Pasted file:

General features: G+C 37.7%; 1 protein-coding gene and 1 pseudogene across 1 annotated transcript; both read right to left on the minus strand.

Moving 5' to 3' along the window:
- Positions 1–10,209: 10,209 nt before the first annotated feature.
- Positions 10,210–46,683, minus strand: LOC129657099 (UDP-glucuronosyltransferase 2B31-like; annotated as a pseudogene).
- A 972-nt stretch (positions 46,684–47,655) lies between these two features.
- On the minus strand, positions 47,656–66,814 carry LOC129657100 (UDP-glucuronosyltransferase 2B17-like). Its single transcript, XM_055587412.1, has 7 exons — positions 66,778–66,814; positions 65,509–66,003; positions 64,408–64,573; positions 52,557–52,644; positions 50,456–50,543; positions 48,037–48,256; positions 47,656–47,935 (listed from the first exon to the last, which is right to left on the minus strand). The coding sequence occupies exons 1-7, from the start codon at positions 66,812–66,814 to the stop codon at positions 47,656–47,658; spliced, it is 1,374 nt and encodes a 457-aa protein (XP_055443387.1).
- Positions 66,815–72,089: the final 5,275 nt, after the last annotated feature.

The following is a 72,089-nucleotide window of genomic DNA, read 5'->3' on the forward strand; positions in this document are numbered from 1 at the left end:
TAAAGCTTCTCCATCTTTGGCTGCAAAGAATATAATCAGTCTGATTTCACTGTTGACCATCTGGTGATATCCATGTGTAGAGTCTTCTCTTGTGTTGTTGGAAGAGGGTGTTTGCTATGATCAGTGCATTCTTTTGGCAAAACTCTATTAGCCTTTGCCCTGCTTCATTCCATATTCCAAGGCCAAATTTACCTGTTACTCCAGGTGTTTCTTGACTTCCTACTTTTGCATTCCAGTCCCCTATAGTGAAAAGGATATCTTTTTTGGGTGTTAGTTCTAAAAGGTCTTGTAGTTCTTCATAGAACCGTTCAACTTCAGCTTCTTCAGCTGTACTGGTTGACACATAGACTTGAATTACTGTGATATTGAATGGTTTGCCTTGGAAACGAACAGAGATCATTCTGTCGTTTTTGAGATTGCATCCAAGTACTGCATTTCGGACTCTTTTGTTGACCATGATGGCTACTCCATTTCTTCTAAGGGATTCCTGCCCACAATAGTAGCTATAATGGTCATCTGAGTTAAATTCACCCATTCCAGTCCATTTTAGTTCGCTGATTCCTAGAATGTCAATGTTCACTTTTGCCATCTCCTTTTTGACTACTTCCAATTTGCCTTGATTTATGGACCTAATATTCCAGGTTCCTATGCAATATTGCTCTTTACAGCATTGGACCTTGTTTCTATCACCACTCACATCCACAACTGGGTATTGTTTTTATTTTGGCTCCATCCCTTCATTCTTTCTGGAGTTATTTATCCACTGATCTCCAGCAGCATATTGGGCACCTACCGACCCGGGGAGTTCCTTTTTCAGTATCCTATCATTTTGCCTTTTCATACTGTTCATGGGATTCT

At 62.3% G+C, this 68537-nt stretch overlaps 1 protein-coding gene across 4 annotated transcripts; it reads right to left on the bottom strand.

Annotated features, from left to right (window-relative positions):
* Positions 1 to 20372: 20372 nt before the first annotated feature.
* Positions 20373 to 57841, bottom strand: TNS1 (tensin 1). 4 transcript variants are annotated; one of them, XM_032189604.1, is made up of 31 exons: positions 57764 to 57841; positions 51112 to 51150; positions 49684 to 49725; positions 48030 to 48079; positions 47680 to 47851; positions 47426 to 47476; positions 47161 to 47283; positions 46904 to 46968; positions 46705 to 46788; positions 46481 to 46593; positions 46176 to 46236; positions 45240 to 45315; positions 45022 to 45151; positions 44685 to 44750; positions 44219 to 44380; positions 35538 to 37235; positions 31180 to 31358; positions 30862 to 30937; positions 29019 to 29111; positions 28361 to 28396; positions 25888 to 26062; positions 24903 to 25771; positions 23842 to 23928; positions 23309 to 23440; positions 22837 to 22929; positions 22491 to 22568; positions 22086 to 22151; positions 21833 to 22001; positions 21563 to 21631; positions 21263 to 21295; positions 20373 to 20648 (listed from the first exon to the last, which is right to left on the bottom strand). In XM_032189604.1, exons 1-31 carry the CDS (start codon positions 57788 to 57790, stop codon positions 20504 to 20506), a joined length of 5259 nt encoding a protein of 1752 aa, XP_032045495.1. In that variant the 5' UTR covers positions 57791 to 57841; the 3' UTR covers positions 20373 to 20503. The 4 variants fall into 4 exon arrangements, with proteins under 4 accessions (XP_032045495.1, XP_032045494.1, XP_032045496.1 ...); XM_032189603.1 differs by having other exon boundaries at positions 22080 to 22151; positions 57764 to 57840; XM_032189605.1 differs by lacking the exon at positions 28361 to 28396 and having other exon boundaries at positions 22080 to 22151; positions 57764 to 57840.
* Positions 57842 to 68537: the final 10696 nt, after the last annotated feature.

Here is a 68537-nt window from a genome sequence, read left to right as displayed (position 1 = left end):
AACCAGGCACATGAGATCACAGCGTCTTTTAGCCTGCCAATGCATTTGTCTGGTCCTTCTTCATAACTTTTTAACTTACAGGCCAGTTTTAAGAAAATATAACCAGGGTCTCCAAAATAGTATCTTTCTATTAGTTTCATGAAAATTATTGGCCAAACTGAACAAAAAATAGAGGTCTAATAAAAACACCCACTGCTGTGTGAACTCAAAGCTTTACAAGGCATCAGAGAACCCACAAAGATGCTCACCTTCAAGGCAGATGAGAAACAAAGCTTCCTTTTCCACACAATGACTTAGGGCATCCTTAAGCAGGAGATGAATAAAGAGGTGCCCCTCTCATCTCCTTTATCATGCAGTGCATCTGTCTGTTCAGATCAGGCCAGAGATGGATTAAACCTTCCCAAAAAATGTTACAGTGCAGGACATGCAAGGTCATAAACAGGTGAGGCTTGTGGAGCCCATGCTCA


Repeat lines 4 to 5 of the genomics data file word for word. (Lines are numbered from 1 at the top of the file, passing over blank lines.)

- Positions 10,210–46,683, minus strand: LOC129657099 (UDP-glucuronosyltransferase 2B31-like; annotated as a pseudogene).
- A 972-nt stretch (positions 46,684–47,655) lies between these two features.